Life Over Death

It is the day of Resurrection, let us be radiant for the feast, and let us embrace one another. Let us call even those that hate us our brothers and sisters, and let us forgive all things in the Resurrection, thus crying out: Christ is risen from the dead, trampling down death by death, and on those in the tombs bestowing life.

Christ’s resurrection is all about life over death, about light over darkness, about goodness over evil, about joy over sorrow, about new beginnings over dead ends. Jesus confronted all forms of darkness and evil – betrayal, denial, rejection, ridicule, persecution, torture, and even unjust and cruel death. He confronted each form of evil by not giving in to it; he didn’t allow the evil to lead Him to respond in an evil way. Instead, he responded to every form of evil with divine love.

Although Christ was unjustly arrested, tortured, and mocked while he was being brutally killed, He didn’t lower himself to his antagonists’ level and allow hatred and revenge fill his mind. Instead, He responded to evil with good, to hatred with love and mercy and grace. “Father, forgive them for they do not know what they are doing” He said to those who were killing him. To Peter who denied him three times, He gave the Apostle  a new chance by asking him three times, “Peter, do you love me?” He didn’t even call His legions of angels to come and save Him from death, instead he embraced death, and then overcame it, turning death itself into nothing more than a pathway into the Kingdom of Heaven.

Pascha, and Christ’s victory tonight is all about conquering Satan, sin and death with love. And He set an example and a path for all His followers to imitate. When we are confronted with evil, and tempted to return evil for evil, we remember Jesus praying for his persecutors with the words, “Father, forgive them for they do not know what they are doing.”

Forgiveness is much harder, and greater, than hatred and revenge.

Christ shows that His divine love far exceeds any darkness or evil. No matter what others do to Him, he will not allow himself to be pulled down to their level. And that is our call as His followers. Don’t return evil for evil, overcome evil with goodness and love.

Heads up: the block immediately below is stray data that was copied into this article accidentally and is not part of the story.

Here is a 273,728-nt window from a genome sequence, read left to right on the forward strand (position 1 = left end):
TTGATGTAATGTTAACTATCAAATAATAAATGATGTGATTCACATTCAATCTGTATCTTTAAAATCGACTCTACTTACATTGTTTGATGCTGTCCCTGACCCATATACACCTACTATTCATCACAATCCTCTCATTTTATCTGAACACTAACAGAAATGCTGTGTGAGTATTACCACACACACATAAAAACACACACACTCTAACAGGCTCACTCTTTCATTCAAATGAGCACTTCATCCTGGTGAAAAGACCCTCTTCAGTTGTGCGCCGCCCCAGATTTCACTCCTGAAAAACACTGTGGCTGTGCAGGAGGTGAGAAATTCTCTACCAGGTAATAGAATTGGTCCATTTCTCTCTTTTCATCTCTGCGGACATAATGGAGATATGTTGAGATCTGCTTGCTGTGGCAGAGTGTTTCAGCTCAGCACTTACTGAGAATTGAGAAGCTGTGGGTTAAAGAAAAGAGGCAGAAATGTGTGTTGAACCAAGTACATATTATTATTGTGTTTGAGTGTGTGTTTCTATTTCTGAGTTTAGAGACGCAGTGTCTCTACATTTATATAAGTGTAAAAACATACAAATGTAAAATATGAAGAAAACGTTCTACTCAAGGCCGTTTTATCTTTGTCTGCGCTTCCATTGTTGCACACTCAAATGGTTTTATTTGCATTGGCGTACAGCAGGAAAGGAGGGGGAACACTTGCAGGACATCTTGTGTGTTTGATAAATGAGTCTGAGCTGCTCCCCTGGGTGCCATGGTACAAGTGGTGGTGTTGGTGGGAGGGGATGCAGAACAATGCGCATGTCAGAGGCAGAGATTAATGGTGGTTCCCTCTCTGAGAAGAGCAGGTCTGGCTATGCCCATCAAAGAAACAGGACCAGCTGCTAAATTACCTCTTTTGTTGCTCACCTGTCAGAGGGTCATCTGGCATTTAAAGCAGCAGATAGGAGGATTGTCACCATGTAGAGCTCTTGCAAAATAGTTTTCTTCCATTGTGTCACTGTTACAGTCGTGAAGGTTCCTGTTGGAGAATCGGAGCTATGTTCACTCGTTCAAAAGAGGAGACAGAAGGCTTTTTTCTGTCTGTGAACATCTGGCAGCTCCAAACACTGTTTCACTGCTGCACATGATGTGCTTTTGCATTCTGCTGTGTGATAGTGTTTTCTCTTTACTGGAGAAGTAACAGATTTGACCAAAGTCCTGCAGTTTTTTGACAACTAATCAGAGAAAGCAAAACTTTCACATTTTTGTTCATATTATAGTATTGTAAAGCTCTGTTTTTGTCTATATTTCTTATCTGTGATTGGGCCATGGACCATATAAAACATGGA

This is why we sing in the resurrectional hymn:

It is the day of Resurrection, let us be radiant for the feast, and let us embrace one another. Let us call even those that hate us our brothers and sisters, and let us forgive all things in the Resurrection, thus crying out Christ is risen from the dead, trampling down death by death, and on those in the tombs bestowing life.

Monthly Bulletin
Monthly Message
June 30, 2017 -
“There are two Ways, one of Life and one of Death, and there is a great difference between the two Ways.”

 

Recent Sermons
July 17, 2017 -
This idea of God’s superheroes, the saints, are what I want to focus on today. I’m going to use, however, the beautiful new 10-foot icon we just hung on the wall of our Church

 

July 09, 2017 -
Over the past decades the medical world has helped us understand addictions as an illness or disease that must be treated, rather than a moral failure that must be judged. Just as one wouldn’t condemn a person with diabetes, or cancer, or some other physical illness, the medical field has studied and researched substance use disorder, concluding that addictions affect and even change the brain chemistry and body make-up of an individual, and thus, need to be understood and treated in a holistic way.

 

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One of the best-known prayers of the Orthodox Church speaks of the spirit of God being "present in all places and filling all things." This profound affirmation is basic to Orthodoxy's understanding of God and His relationship to the world. Learn more»

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